Publication date: March 13th 2018
Genres: Horror, Thriller, Young Adult
High School Can Be a Real Killer
Break a mirror
Walk under a ladder
Step on a crack
Innocent childhood superstitions …
But someone at the secluded Trask Academy of Performing Arts is taking things one deadly step further when the campus is rocked with the deaths of some of its star students.
Layna Curtis, a talented, popular senior, soon realizes that the seemingly random, accidental deaths of her friends aren’t random—or accidents—at all. Someone has taken the childhood games too far, using the idea of superstitions to dispose of their classmates. As Layna tries to convince people of her theory, she uncovers the terrifying notion that each escalating, gruesome murder leads closer to its final victim: her.
Will Layna’s opening night also be her final bow?
Born and raised in Upstate New York, Thommy graduated from UCLA and launched his career co-writing the story for the Warner Bros. animated hit SCOOBY-DOO IN WHERE’S MY MUMMY? He followed that with co-writing the concept and additional material for CHILL OUT, SCOOBY-DOO!
His career then took a thrilling turn when he wrote and produced several definitive genre film retrospectives for television and home entertainment: SCREAM: THE INSIDE STORY, NEVER SLEEP AGAIN: THE ELM STREET LEGACY, MORE BRAINS! A RETURN TO THE LIVING DEAD and HIS NAME WAS JASON: 30 YEARS OF FRIDAY THE 13th.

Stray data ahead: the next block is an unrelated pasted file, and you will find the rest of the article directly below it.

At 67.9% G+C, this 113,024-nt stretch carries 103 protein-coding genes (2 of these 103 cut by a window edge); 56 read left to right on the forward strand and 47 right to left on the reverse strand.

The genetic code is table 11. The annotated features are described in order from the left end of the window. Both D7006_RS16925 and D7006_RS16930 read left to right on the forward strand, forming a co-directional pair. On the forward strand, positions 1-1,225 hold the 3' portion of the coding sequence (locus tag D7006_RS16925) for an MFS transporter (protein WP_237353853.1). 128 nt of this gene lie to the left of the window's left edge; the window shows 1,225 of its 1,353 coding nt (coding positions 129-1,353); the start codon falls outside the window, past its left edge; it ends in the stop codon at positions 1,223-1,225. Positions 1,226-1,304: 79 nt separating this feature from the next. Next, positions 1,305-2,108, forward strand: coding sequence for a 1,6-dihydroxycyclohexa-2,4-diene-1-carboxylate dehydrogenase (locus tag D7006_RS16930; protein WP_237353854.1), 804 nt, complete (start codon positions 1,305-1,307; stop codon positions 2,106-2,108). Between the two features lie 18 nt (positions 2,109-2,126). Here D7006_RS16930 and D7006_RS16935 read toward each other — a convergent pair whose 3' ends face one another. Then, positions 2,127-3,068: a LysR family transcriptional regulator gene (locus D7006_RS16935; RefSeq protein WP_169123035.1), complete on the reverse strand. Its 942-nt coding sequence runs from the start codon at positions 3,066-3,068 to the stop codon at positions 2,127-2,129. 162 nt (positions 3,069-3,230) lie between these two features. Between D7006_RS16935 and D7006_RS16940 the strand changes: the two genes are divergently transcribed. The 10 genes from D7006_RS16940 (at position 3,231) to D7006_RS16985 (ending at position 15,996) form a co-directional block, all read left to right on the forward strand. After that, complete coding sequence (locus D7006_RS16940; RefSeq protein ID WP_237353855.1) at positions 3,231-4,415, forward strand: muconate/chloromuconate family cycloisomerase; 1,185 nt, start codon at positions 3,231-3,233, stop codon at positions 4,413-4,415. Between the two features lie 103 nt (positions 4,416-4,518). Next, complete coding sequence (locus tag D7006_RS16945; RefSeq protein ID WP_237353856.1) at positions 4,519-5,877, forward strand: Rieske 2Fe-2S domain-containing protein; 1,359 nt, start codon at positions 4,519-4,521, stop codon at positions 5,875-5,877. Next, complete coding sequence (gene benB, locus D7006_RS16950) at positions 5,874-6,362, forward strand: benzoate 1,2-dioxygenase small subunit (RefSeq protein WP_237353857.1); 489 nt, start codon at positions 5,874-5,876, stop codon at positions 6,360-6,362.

He was also a staff writer on Hulu’s daily web series “The Morning After,” a smart, witty, pop culture program aimed at getting viewers up-to-date on the latest entertainment news and celebrity interviews.
Thommy also produced the critically acclaimed feature THE TROUBLE WITH THE TRUTH, an insightful relationship drama starring Lea Thompson and John Shea. He also produced DREAMWORLD, a quirky, romantic dramedy.
He co-wrote and produced ANIMAL for Chiller Films and Drew Barrymore’s Flower Films. The project debuted in iTunes’ top ten horror films (reaching #1) and became the network’s highest-rated original movie.